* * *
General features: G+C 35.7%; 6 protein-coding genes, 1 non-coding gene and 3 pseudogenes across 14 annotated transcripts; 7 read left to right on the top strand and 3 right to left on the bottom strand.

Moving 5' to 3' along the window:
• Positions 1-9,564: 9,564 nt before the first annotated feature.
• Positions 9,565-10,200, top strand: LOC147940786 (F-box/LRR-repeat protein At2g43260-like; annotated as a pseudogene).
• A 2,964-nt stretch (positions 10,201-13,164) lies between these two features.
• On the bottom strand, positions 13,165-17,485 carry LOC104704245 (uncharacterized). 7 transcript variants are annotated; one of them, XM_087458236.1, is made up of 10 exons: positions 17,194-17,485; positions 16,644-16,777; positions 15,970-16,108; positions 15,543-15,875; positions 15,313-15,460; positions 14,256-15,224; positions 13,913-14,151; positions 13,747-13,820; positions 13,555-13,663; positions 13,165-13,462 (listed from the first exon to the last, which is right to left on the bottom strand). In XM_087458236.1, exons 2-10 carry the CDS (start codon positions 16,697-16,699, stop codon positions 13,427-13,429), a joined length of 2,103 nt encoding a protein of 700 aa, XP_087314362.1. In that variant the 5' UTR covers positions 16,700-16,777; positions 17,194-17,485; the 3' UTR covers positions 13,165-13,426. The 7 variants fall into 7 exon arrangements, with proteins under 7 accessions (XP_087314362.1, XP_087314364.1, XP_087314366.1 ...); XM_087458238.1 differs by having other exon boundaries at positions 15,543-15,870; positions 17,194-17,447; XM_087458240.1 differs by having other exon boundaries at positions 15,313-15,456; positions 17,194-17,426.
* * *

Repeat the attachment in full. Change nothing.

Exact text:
General features: G+C 35.7%; 6 protein-coding genes, 1 non-coding gene and 3 pseudogenes across 14 annotated transcripts; 7 read left to right on the top strand and 3 right to left on the bottom strand.

Moving 5' to 3' along the window:
• Positions 1-9,564: 9,564 nt before the first annotated feature.
• Positions 9,565-10,200, top strand: LOC147940786 (F-box/LRR-repeat protein At2g43260-like; annotated as a pseudogene).
• A 2,964-nt stretch (positions 10,201-13,164) lies between these two features.
• On the bottom strand, positions 13,165-17,485 carry LOC104704245 (uncharacterized). 7 transcript variants are annotated; one of them, XM_087458236.1, is made up of 10 exons: positions 17,194-17,485; positions 16,644-16,777; positions 15,970-16,108; positions 15,543-15,875; positions 15,313-15,460; positions 14,256-15,224; positions 13,913-14,151; positions 13,747-13,820; positions 13,555-13,663; positions 13,165-13,462 (listed from the first exon to the last, which is right to left on the bottom strand). In XM_087458236.1, exons 2-10 carry the CDS (start codon positions 16,697-16,699, stop codon positions 13,427-13,429), a joined length of 2,103 nt encoding a protein of 700 aa, XP_087314362.1. In that variant the 5' UTR covers positions 16,700-16,777; positions 17,194-17,485; the 3' UTR covers positions 13,165-13,426. The 7 variants fall into 7 exon arrangements, with proteins under 7 accessions (XP_087314362.1, XP_087314364.1, XP_087314366.1 ...); XM_087458238.1 differs by having other exon boundaries at positions 15,543-15,870; positions 17,194-17,447; XM_087458240.1 differs by having other exon boundaries at positions 15,313-15,456; positions 17,194-17,426.